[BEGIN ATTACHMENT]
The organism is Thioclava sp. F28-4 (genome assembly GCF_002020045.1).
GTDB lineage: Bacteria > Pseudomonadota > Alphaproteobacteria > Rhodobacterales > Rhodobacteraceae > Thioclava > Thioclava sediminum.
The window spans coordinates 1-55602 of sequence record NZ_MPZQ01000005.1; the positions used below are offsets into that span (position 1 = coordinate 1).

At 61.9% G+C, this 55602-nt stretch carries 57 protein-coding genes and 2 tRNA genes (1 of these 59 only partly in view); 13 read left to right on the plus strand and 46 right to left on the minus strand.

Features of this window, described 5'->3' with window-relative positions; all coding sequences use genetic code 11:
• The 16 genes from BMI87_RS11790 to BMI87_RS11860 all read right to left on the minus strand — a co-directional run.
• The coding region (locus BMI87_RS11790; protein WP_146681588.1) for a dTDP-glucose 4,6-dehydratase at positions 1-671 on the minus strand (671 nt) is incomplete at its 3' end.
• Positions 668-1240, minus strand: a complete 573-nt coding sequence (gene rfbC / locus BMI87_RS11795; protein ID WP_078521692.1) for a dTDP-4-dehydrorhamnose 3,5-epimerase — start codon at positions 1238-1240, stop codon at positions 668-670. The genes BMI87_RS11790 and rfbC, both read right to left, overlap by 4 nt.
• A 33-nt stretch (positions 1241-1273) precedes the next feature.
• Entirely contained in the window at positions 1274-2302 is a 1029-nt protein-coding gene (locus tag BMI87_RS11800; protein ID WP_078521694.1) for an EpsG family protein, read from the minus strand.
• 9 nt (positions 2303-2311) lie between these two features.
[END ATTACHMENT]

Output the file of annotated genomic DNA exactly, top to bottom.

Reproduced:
The organism is Thioclava sp. F28-4 (genome assembly GCF_002020045.1).
GTDB lineage: Bacteria > Pseudomonadota > Alphaproteobacteria > Rhodobacterales > Rhodobacteraceae > Thioclava > Thioclava sediminum.
The window spans coordinates 1-55602 of sequence record NZ_MPZQ01000005.1; the positions used below are offsets into that span (position 1 = coordinate 1).

At 61.9% G+C, this 55602-nt stretch carries 57 protein-coding genes and 2 tRNA genes (1 of these 59 only partly in view); 13 read left to right on the plus strand and 46 right to left on the minus strand.

Features of this window, described 5'->3' with window-relative positions; all coding sequences use genetic code 11:
• The 16 genes from BMI87_RS11790 to BMI87_RS11860 all read right to left on the minus strand — a co-directional run.
• The coding region (locus BMI87_RS11790; protein WP_146681588.1) for a dTDP-glucose 4,6-dehydratase at positions 1-671 on the minus strand (671 nt) is incomplete at its 3' end.
• Positions 668-1240, minus strand: a complete 573-nt coding sequence (gene rfbC / locus BMI87_RS11795; protein ID WP_078521692.1) for a dTDP-4-dehydrorhamnose 3,5-epimerase — start codon at positions 1238-1240, stop codon at positions 668-670. The genes BMI87_RS11790 and rfbC, both read right to left, overlap by 4 nt.
• A 33-nt stretch (positions 1241-1273) precedes the next feature.
• Entirely contained in the window at positions 1274-2302 is a 1029-nt protein-coding gene (locus tag BMI87_RS11800; protein ID WP_078521694.1) for an EpsG family protein, read from the minus strand.
• 9 nt (positions 2303-2311) lie between these two features.